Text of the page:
As the saying goes, even a stopped clock is right twice a day.
The truly self-important and hip music reviewers tend to dis Sgt. Pepper. It’s much cooler to pick Revolver as the Beatles’ best album, just like it’s more politically correct to choose In Utero over Nevermind. I’ve seen some top 100 lists where Sgt. Pepper is down in the low 40’s due to this urge to be so above it all. Even George Martin liked Abbey Road better, no doubt because he felt guilty for pulling “Strawberry Fields Forever” and “Penny Lane” from Sgt. Pepper to satisfy EMI’s demand for a single, and miffed that McCartney used someone else to arrange the strings on “She’s Leaving Home.”
Well, I’m here to set the record straight, return the Earth to its proper orbit and ensure that the opinions of the powerful and misguided do not obliterate the truth.
Sgt. Pepper isn’t the Beatles best album. It’s the best fucking album ever recorded, by anybody, ever.
I want readers to pay attention to the precision of that statement. It says, “ever recorded,” not “made” or “created.” Sgt. Pepper is the ultimate masterpiece of the recording arts, particularly given the near-impossibility of capturing all the sounds you hear on a positively primitive 4-track system. Sgt. Pepper is an aural delight, especially when heard in original analog stereo. The sounds the Beatles and the Martin-Emerick team wheedled out of ancient 4-track technology have never been matched for sheer originality, power to delight or warm beauty.
In terms of theme, Sgt. Pepper achieves what it set out to achieve. The structure is based on a “performance” by the fictional Sgt. Pepper’s Lonely Hearts Club Band, a device that allows the Beatles to divorce themselves from their moptop identities and experiment with new possibilities in music. Because they had quit touring, it was also a way to redefine “performance,” making studio performance a valid alternative to the concert hall or sports stadium. As a fundamental declaration of freedom from the restrictive insanity of Beatlemania, Sgt. Pepper was a conscious and deliberate effort by a group exceptionally gifted musicians to devote themselves primarily to music creation. Though not a concept album per se, few other works in rock musical history are so seamlessly unified. John Lennon said it best, albeit with his typical love of exaggeration: “Every other song could have been on any other album.” While it would be mental gymnastics of the highest order to imagine “Happiness is a Warm Gun” on Beatles for Sale, the songs on Sgt. Pepper do belong there and nowhere else.
However, when I look at the album’s content and consider the quality of the songs themselves, I can’t give the album the same unequivocal endorsement I give to the quality of its recording. The reason is somewhat ironic, for Sgt. Pepper is often dismissed by the more artistic types in rock music (such as David Bowie) as “Paul’s album.”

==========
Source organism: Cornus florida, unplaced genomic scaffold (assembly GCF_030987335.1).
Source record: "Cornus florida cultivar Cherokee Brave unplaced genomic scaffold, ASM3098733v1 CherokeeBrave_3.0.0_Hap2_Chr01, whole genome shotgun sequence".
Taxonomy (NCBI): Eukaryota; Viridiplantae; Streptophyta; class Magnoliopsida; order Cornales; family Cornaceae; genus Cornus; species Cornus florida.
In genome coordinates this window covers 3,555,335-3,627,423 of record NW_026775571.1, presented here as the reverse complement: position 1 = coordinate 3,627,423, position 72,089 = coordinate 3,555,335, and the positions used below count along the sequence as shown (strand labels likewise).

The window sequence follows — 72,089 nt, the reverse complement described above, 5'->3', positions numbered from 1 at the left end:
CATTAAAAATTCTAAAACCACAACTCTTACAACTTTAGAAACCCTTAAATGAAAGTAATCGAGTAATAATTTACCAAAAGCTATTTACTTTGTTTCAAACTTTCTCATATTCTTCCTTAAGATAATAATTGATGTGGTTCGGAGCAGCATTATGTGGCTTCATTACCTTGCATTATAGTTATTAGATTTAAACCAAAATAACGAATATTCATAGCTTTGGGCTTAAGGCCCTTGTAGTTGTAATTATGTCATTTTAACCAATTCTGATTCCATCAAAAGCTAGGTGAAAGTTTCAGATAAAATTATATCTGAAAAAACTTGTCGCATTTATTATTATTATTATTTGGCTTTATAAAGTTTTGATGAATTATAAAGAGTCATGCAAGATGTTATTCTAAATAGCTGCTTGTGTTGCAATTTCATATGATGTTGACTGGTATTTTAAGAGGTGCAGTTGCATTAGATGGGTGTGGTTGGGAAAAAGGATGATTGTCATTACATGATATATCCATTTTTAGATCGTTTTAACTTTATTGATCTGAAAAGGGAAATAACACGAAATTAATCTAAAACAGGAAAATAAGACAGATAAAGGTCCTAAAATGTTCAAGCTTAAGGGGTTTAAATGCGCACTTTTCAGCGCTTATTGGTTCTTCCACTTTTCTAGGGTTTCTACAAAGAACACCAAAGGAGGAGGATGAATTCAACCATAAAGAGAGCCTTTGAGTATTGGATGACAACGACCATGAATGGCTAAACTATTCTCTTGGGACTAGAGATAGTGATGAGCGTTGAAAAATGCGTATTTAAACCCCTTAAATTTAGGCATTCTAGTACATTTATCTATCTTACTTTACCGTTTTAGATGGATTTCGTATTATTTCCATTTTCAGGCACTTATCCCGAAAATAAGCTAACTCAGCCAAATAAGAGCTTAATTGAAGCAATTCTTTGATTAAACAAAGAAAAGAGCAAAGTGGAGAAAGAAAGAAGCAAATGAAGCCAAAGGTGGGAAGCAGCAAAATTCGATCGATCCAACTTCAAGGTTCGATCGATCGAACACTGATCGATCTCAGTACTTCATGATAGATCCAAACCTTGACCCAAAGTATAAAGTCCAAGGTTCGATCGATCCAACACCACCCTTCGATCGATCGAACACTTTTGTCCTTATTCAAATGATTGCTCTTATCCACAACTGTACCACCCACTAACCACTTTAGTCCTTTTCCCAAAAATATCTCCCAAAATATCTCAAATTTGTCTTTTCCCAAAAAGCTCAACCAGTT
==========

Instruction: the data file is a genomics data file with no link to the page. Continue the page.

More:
I wonder, “Were these people listening to the same record?” Paul may have had the idea for the Sgt. Pepper structure, but Paul’s songs are actually the weakest of the bunch. In terms of quality, Paul’s best album is clearly Revolver, where he consistently knocked it out of the park. The best songs on Sgt. Pepper are John Lennon’s. In the eighteen months following the release of Revolver up to the unfortunate journey to India, John was as hot as a songwriter can get. “Strawberry Fields Forever,” “Lucy in the Sky with Diamonds,” “A Day in the Life,” (with Paul’s assist in the middle) and “I Am the Walrus” all qualify as enduring masterpieces. I would rather have written just one of those songs than win the fucking lottery. Even his so-called lesser songs on Sgt. Pepper are compelling and absolutely delightful.
I love listening to Sgt. Pepper in a single sit-down, on vinyl. Its integrated wholeness is essential to appreciating the work, which may explain its loss of popularity in our hurried times. Sgt. Pepper is not your best choice if you’re looking for three-minute aural gratification or something to listen to while you perspire on the elliptical machine. Like Thick is a Brick or Wish You Were Here or Kid A, Sgt. Pepper is best appreciated by listening to in its entirety and giving it your full attention.
When the album begins, you’re surrounded by the sound of a concert hall filled with pre-performance chatter and a violinist warming up bow and fingers. We then hear the band kick in, but what’s interesting is what doesn’t happen before the Beatles get into gear. The band is already on stage, but the crowd pays no attention to them—there’s no welcoming applause. We know if this was a recording of the real Beatles in a real auditorium, the sound filling our ears would have been a thousand decibels of screaming girls. The fact that the band receives no welcome at all means the crowd hasn’t the slightest idea who these jokers are and probably assumes they’re just the warm-up act. Remember, the Beatles used Sgt. Pepper to escape the burden of expectations that came with being Beatles, and having the crowd completely ignore them reinforces their quest for an identity distinct from the brand.